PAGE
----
(1987). Although the Court recognizes that sanctions must be imposed with caution so as not to chill the filing of meritorious claims, application of the above standard reveals that sanctions are warranted in the instant case.
The Court finds that plaintiff's counsel not only failed to make a reasonable inquiry into both the factual and legal basis of the claims against Klynveld before filing the complaint, but also refused to withdraw the complaint despite clear indications that such action was warranted. As an initial matter, plaintiff's contention that this Court had personal jurisdiction over Klynveld based on some derivative theory of jurisdiction was without basis. As stated above, this case presents no factual support for a finding of jurisdiction based on theories of partnership or agency. Likewise, there is no legal support for Howard's theory of jurisdiction by estoppel.
In addition to the jurisdictional problems, plaintiff's counsel had no reasonable basis for filing the instant action given Howard's clear obligation to arbitrate her claims against the defendants. Although plaintiff's counsel initially contended that there was some doubt as to the validity and/or scope of the arbitration clause in the Agreement, any such doubts were resolved by this Court in the October 1996 Order. There, the Court explicitly held that "the arbitration clause at issue governs any claims related to Howard's employment with [Peat Marwick]." October 1996 Order at 13 (emphasis in original). As such, counsel's argument that Howard's claims against Klynveld -- which all undeniably arise out of her employment with Peat Marwick, and in fact virtually mirror the claims asserted in the February 1996 Action -- are not subject to arbitration is patently frivolous.
Even a cursory review of the law reveals that Howard's claims based on her employment with Peat Marwick are subject to arbitration as per the Agreement, regardless of whether she targets new defendants. See Doctor's Assoc., Inc. v. Stuart, 85 F.3d 975, 984 (2d Cir. 1996) (Federal Arbitration Act "plainly requires that a district court stay litigation where issues presented in the litigation are the subject of an arbitration agreement" and a party may not eschew its duty to arbitrate those issues by "introducing the identical controversy" against nonsignatories to the agreement) (emphasis in original).
Finally, a brief review of the claims set forth in the instant action reveals that numerous causes of action are incurably defective on their face. For example, Howard asserts a claim for wrongful termination in violation of public policy without any allegation that her employment with Peat Marwick was for a fixed term of duration. It is well established under New York law, however, that no cause of action for wrongful termination in violation of public policy exists for employees at will. Ingle v. Glamore Motor Sales, Inc., 73 N.Y.2d at 188-89, 538 N.Y.S.2d at 773-74. Similarly, the complaint purports to assert a Title VII claim against Klynveld despite the fact that Howard neither submitted a charge to the Equal Employment Opportunity Commission against Klynveld nor received a notice of right to sue with respect to Klynveld, as statutorily required. See Title VII of the Civil Rights Act of 1964, 42 U.S.C. § 2000e-5(e)(1). Moreover, even if Howard's Equal Employment Opportunity Commission charge and right to sue notice regarding Peat Marwick could apply to Klynveld, the ninety day limitations period in which suit must be brought against Klynveld expired five months before the filing of this action. See 42 U.S.C. § 2000e-5(f)(1).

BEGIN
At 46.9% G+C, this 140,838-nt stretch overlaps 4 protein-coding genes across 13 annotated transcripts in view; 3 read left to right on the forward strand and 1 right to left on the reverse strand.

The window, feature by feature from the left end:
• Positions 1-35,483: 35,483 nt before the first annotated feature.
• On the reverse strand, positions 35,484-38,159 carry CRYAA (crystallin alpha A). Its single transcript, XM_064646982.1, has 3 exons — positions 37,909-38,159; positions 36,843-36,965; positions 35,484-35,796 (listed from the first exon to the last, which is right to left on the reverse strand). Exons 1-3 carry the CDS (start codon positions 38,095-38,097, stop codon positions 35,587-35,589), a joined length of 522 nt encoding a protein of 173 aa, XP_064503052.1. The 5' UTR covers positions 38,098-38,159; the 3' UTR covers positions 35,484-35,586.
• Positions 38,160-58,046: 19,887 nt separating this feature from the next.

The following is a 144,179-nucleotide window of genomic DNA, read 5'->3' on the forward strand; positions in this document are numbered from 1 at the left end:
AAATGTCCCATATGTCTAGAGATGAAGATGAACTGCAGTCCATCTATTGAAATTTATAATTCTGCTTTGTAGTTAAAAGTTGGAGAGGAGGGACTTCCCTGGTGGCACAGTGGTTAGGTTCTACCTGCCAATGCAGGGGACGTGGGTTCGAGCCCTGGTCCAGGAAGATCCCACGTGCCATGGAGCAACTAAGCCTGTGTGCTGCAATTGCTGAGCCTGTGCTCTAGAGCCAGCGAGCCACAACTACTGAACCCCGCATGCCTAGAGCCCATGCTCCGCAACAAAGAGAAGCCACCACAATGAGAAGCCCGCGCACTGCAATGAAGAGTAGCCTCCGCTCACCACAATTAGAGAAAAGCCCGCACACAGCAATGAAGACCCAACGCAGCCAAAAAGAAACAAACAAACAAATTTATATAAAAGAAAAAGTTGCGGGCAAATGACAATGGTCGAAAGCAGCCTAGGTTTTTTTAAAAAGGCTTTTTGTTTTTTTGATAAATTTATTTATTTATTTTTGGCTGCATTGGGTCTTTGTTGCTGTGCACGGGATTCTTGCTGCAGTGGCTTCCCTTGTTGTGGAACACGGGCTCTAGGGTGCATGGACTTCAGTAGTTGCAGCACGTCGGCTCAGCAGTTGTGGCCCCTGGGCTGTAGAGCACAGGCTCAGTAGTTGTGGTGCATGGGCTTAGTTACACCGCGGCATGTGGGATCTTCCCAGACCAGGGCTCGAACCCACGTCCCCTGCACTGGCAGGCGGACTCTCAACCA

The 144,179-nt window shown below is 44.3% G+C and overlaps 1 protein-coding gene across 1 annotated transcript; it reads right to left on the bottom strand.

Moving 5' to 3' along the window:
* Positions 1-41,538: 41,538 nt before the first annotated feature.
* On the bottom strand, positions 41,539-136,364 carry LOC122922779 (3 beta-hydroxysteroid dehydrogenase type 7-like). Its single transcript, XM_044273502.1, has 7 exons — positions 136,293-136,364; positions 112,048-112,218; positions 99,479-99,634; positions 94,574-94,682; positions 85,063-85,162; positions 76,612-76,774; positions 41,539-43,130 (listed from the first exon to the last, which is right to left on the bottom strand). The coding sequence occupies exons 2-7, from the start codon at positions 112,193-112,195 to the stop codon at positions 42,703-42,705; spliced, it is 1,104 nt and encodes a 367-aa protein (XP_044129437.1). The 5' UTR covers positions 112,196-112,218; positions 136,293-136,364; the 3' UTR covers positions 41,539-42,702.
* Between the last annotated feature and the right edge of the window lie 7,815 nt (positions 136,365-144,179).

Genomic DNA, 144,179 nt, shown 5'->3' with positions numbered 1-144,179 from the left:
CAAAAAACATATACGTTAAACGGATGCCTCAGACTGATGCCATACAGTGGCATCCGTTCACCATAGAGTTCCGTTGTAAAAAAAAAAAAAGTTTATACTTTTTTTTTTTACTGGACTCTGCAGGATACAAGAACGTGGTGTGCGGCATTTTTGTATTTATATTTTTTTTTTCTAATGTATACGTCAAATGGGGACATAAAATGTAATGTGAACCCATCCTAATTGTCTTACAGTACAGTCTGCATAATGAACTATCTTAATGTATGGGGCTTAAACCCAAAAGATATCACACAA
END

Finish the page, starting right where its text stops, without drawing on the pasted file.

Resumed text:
Howard's counsel offers little in defense of the motion for sanctions against him. First, counsel baldly asserts that Klynveld's motion for sanctions is untimely -- a contention lacking legal and factual support. At a case conference held on September 18, 1996, the Court expressly stated that it would accept a motion for sanctions together with a motion to dismiss the complaint. In addition, Klynveld fully complied with the timing and notice requirements of Rule 11. Klynveld filed its motion for sanctions on December 9, 1996, twenty-one days after giving plaintiff notice of its intent to move for sanctions. See Fed. R. Civ. P. 11(c)(1)(A). Second, Howard argues that she did not file the instant action for the improper purpose of avoiding arbitration, but rather "to assure the payment of any compensation that plaintiff may be awarded." Pl. Mem. of Law, dated Dec. 24, 1996, at 41. This stark concession, that her sole or primary reason for suing Klynveld was to ensure a judgment in the event that she succeeded against Peat Marwick, provides further support for the Court's conclusion that no reasonable inquiry was made before filing the instant action and thus that the imposition of sanctions pursuant to Rule 11 is warranted.